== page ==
As I mentioned the last time I posted here, what with Covid-19 and a massive book project, there hasn't been much news to talk about. While I'm waiting, I thought I'd share some stories of some of the many authors I've known, through my decades as a fan, writer, bookseller, and publisher.
I'm starting with the first person I ever met who did what I wanted to do--and have since been able to do, to my great delight. In college I had professors who had written a book or two, or some stories or academic papers, but until I met Richard A. Lupoff, I had never met anyone who delved professionally into the worlds of pop culture that I loved. As a teen, I voraciously read comics and sword & sorcery and horror and science fiction and mystery. In college I had a huge box of comics under my bed and Frank Frazetta posters on the wall and books all over my desk. I'd had friends who shared these interests, but I never knew anyone who did it for a living.
The first time I met him was in April 1977, when he signed at Recycle Bookstore in San Jose, CA (a store that's still in existence, though not in that location). I don't think I'd read any of his fiction yet, but I was a huge fan of All in Color for a Dime, a book about comics that he'd co-edited with Don Thompson (digression--until his death in 1994, Don was married to Maggie Thompson, with whom I became good friends during the time I worked in comic book publishing and she ran Comics Buyer's Guide, a vital publication in that field. The one time I met Don, in 1989, I didn't yet know Maggie, or at least not as well as I came to. Small worlds colliding).
Here's the inscription I got from Dick, that day in 1977, and the signature Don added in 1989.
In 1980, I joined the staff of a small comics, sf & fantasy con called the Fantasy Symposium. Because I was a bookseller at Books Inc. by then--the genre fiction hub of the South Bay--my job was to round up and wrangle authors. Dick was one of those I brought in, and our friendship grew. I saw him and his wonderful wife Pat many times over the years, at local cons, and even visited them at their home inn Berkeley once.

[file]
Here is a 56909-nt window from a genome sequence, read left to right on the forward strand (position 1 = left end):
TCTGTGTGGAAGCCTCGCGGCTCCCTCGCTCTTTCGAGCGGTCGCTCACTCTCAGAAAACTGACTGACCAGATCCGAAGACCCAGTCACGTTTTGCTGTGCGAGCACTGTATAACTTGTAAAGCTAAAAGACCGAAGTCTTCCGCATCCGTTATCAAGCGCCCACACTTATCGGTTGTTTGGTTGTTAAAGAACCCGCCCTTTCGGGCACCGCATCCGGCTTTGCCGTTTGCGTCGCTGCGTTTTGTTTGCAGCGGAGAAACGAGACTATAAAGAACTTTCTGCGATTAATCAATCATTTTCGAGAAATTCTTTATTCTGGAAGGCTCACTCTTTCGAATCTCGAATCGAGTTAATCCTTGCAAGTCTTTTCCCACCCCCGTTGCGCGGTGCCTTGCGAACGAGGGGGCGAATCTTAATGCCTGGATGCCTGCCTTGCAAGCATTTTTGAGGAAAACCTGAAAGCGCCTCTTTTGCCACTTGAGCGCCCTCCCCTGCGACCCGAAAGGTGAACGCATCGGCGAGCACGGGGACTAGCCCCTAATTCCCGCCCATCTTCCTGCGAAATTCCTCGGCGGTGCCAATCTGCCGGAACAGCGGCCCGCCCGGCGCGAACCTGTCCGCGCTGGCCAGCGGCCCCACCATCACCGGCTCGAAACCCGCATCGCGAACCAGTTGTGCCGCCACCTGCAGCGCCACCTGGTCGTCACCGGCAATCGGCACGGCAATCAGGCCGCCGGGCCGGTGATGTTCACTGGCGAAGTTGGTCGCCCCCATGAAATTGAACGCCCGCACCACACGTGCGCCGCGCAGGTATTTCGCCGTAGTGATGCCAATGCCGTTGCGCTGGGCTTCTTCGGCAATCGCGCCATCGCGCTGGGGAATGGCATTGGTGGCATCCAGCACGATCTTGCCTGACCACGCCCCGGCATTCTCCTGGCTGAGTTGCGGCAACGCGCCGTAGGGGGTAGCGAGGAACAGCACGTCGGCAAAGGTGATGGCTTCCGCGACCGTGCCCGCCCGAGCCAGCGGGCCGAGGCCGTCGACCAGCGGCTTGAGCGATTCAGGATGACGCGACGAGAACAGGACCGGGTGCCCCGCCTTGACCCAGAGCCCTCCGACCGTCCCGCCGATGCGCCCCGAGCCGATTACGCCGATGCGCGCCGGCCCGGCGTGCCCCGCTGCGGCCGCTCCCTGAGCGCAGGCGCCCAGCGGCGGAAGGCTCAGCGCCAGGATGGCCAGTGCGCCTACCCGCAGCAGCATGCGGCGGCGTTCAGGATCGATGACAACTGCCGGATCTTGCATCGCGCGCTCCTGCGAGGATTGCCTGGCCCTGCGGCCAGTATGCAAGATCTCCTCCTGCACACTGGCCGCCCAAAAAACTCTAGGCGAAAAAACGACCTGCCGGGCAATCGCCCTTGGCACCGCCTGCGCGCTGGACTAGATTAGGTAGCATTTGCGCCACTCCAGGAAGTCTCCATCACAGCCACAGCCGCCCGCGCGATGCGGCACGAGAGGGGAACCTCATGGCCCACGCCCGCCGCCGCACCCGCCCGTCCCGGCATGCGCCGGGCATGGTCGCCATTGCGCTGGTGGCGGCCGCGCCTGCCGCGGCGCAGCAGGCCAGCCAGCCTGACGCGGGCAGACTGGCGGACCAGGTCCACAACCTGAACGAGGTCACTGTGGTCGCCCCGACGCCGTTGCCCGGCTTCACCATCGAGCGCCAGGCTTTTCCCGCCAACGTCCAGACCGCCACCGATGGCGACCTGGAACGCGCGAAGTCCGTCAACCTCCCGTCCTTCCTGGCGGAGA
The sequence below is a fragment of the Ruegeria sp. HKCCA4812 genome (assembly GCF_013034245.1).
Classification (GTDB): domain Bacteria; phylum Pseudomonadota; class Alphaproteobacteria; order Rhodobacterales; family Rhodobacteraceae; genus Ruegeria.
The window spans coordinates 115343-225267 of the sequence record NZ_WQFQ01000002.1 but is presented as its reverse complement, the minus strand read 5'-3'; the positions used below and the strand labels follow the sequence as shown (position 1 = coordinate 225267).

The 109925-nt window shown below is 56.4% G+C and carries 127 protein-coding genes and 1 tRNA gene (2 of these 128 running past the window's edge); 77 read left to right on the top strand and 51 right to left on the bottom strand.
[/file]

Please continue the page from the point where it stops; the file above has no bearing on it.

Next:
On one of those occasions, I got my favorite inscription ever from Dick, in the Gregg Press edition of his brilliant Space War Blues. Here's the inscription:
And, turning the page, one finds the "evidence" to which he referred:
By 1983, I had moved to San Diego to manage Hunter's Books (part of the regional, independently owned Books Inc. chain) in La Jolla. I used what I'd learned at Books Inc. to make that store as much a genre hub as Books Inc. had been. And because San Diego was also home to what was then (and still is) the biggest comic-con in the US, I started selling books there, as the first dealer offering new prose fiction (vs. used, or books with pictures in 'em). Because Dick was a fan and a pro in related fields, he often made it to SDCC, so I got to keep our friendship going.
In 1988, I sold my first short story, "The Last Rainmaking Song," which was published in a critically acclaimed and influential anthology called Full Spectrum. Dick congratulated me this way:
It's been a few years since I've seen Dick and Pat. Kinder, more generous people you've never known. I can't even say how much I learned from Dick about being a pro, about writing and trying and not giving up and loving what you do. It was also from Dick that I learned about the concept of "Relaxicons," at which a group of friendly authors gets rooms at a nice hotel somewhere and just hangs out together, without the pressure of trying to sell stuff or entertain fans. Thanks, Dick, for all the good times and warm memories.
Finally, just for fun, my favorite cover of one of Dick's books, by the great Frank Frazetta. This is one of the books that invented Steampunk, long before it was ubiquitous.